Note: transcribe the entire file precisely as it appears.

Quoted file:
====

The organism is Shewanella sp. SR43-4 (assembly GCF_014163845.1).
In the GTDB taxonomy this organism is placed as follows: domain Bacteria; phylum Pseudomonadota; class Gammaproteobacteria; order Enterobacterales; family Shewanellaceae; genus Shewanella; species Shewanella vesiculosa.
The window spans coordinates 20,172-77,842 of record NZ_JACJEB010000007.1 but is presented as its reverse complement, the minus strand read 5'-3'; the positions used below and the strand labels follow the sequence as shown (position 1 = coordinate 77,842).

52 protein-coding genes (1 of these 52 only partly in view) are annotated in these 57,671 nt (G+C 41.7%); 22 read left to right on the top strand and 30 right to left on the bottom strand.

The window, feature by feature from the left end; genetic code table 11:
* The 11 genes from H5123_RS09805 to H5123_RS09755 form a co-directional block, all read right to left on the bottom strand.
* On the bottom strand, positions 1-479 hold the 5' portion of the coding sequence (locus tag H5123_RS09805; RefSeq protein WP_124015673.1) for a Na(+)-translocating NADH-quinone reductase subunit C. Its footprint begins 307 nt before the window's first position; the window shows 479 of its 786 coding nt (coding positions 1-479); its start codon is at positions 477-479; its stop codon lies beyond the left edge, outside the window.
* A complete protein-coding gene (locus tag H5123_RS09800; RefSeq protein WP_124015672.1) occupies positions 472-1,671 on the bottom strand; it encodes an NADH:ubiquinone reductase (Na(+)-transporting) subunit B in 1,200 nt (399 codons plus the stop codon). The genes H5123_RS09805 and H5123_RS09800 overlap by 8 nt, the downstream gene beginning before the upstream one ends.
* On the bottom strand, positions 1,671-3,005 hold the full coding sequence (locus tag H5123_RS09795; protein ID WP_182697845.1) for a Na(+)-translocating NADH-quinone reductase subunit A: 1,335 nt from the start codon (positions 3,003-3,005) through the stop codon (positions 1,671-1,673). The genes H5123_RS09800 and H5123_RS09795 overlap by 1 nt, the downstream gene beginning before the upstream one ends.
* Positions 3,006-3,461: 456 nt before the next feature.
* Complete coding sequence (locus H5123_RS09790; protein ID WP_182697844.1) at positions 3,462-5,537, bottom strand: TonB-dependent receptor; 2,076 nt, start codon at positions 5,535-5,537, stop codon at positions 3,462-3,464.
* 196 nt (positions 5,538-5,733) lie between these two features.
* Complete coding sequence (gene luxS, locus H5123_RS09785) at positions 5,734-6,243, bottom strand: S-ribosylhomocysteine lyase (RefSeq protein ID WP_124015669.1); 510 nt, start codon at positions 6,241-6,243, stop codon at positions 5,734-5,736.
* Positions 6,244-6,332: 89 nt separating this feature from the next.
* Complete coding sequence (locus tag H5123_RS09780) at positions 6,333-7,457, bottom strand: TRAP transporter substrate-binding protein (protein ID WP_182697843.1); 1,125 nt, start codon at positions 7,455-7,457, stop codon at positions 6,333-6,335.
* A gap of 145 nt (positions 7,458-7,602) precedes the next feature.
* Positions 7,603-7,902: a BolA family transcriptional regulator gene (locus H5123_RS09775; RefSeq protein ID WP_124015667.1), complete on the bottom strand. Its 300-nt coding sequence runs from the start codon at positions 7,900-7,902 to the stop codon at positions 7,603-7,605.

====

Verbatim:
The organism is Shewanella sp. SR43-4 (assembly GCF_014163845.1).
In the GTDB taxonomy this organism is placed as follows: domain Bacteria; phylum Pseudomonadota; class Gammaproteobacteria; order Enterobacterales; family Shewanellaceae; genus Shewanella; species Shewanella vesiculosa.
The window spans coordinates 20,172-77,842 of record NZ_JACJEB010000007.1 but is presented as its reverse complement, the minus strand read 5'-3'; the positions used below and the strand labels follow the sequence as shown (position 1 = coordinate 77,842).

52 protein-coding genes (1 of these 52 only partly in view) are annotated in these 57,671 nt (G+C 41.7%); 22 read left to right on the top strand and 30 right to left on the bottom strand.

The window, feature by feature from the left end; genetic code table 11:
* The 11 genes from H5123_RS09805 to H5123_RS09755 form a co-directional block, all read right to left on the bottom strand.
* On the bottom strand, positions 1-479 hold the 5' portion of the coding sequence (locus tag H5123_RS09805; RefSeq protein WP_124015673.1) for a Na(+)-translocating NADH-quinone reductase subunit C. Its footprint begins 307 nt before the window's first position; the window shows 479 of its 786 coding nt (coding positions 1-479); its start codon is at positions 477-479; its stop codon lies beyond the left edge, outside the window.
* A complete protein-coding gene (locus tag H5123_RS09800; RefSeq protein WP_124015672.1) occupies positions 472-1,671 on the bottom strand; it encodes an NADH:ubiquinone reductase (Na(+)-transporting) subunit B in 1,200 nt (399 codons plus the stop codon). The genes H5123_RS09805 and H5123_RS09800 overlap by 8 nt, the downstream gene beginning before the upstream one ends.
* On the bottom strand, positions 1,671-3,005 hold the full coding sequence (locus tag H5123_RS09795; protein ID WP_182697845.1) for a Na(+)-translocating NADH-quinone reductase subunit A: 1,335 nt from the start codon (positions 3,003-3,005) through the stop codon (positions 1,671-1,673). The genes H5123_RS09800 and H5123_RS09795 overlap by 1 nt, the downstream gene beginning before the upstream one ends.
* Positions 3,006-3,461: 456 nt before the next feature.
* Complete coding sequence (locus H5123_RS09790; protein ID WP_182697844.1) at positions 3,462-5,537, bottom strand: TonB-dependent receptor; 2,076 nt, start codon at positions 5,535-5,537, stop codon at positions 3,462-3,464.
* 196 nt (positions 5,538-5,733) lie between these two features.
* Complete coding sequence (gene luxS, locus H5123_RS09785) at positions 5,734-6,243, bottom strand: S-ribosylhomocysteine lyase (RefSeq protein ID WP_124015669.1); 510 nt, start codon at positions 6,241-6,243, stop codon at positions 5,734-5,736.
* Positions 6,244-6,332: 89 nt separating this feature from the next.
* Complete coding sequence (locus tag H5123_RS09780) at positions 6,333-7,457, bottom strand: TRAP transporter substrate-binding protein (protein ID WP_182697843.1); 1,125 nt, start codon at positions 7,455-7,457, stop codon at positions 6,333-6,335.
* A gap of 145 nt (positions 7,458-7,602) precedes the next feature.
* Positions 7,603-7,902: a BolA family transcriptional regulator gene (locus H5123_RS09775; RefSeq protein ID WP_124015667.1), complete on the bottom strand. Its 300-nt coding sequence runs from the start codon at positions 7,900-7,902 to the stop codon at positions 7,603-7,605.